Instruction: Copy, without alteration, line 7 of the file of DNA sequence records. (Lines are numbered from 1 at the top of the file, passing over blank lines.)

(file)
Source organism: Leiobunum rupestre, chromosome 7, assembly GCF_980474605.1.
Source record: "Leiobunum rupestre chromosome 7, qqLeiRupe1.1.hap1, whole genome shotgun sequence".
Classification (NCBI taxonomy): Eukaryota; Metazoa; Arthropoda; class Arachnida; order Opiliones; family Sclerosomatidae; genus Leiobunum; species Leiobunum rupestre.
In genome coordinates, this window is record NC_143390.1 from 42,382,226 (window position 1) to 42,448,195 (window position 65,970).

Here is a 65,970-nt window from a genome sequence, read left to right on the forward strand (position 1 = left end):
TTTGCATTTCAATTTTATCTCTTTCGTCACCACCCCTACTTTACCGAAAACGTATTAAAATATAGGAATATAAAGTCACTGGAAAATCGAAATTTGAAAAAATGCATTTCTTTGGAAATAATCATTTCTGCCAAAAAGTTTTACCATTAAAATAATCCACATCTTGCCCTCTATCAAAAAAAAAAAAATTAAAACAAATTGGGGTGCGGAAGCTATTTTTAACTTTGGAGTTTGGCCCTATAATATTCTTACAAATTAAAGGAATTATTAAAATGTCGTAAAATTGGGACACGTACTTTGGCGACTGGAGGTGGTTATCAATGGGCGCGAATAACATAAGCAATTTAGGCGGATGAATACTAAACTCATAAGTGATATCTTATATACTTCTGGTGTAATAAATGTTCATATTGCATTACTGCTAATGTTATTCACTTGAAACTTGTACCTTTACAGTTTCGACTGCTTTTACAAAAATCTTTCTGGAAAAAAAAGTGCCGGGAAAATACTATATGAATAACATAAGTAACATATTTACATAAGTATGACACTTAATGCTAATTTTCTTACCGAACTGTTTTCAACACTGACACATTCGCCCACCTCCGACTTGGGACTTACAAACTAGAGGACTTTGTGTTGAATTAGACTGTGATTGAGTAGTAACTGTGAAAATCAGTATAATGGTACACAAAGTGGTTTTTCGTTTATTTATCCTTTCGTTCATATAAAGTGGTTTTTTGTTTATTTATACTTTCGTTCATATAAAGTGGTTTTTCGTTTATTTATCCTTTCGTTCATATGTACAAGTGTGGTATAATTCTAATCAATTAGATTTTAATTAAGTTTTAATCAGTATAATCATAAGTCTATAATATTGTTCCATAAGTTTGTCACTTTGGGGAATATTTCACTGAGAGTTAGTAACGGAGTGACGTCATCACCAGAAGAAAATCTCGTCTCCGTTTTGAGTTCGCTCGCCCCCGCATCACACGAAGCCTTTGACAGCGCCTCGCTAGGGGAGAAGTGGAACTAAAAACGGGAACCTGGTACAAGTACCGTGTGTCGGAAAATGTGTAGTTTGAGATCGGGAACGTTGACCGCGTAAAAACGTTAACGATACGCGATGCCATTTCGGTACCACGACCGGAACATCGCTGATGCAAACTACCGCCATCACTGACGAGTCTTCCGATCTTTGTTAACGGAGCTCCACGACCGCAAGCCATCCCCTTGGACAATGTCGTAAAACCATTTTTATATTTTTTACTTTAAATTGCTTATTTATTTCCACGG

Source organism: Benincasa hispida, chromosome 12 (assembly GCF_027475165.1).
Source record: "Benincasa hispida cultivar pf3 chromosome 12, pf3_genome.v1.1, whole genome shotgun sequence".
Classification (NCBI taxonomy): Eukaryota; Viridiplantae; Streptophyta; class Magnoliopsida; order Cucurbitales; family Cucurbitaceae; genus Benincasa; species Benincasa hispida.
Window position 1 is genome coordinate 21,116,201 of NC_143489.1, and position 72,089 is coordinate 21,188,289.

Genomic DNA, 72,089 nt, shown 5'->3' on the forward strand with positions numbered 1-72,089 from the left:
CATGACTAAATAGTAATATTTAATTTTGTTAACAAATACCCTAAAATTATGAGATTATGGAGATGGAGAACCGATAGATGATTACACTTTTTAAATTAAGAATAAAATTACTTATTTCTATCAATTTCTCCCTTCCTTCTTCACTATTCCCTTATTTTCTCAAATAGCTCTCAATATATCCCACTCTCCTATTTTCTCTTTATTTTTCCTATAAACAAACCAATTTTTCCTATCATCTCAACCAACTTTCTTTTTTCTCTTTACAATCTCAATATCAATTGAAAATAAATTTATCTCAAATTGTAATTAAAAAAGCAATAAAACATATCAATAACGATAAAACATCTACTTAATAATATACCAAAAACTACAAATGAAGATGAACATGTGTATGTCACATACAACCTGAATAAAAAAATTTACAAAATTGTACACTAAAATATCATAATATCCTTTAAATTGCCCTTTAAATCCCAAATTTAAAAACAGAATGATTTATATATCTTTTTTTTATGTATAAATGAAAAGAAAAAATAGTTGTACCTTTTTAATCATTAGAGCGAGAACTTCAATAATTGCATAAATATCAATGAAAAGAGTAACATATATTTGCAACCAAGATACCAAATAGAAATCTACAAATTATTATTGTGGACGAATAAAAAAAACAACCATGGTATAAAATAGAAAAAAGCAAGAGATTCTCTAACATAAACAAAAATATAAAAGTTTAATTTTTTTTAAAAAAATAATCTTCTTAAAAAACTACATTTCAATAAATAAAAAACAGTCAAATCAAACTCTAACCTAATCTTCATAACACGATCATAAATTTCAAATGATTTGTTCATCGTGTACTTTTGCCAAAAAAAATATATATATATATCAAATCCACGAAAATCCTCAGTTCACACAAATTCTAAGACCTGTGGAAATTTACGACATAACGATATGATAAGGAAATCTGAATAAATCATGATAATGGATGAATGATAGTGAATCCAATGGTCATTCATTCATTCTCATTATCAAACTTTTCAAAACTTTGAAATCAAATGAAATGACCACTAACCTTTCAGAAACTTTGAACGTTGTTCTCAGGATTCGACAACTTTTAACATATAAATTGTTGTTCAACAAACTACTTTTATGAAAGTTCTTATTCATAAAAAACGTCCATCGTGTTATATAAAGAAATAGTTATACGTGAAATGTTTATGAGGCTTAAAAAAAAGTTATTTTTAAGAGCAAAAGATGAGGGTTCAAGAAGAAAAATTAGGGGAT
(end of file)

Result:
Source organism: Benincasa hispida, chromosome 12 (assembly GCF_027475165.1).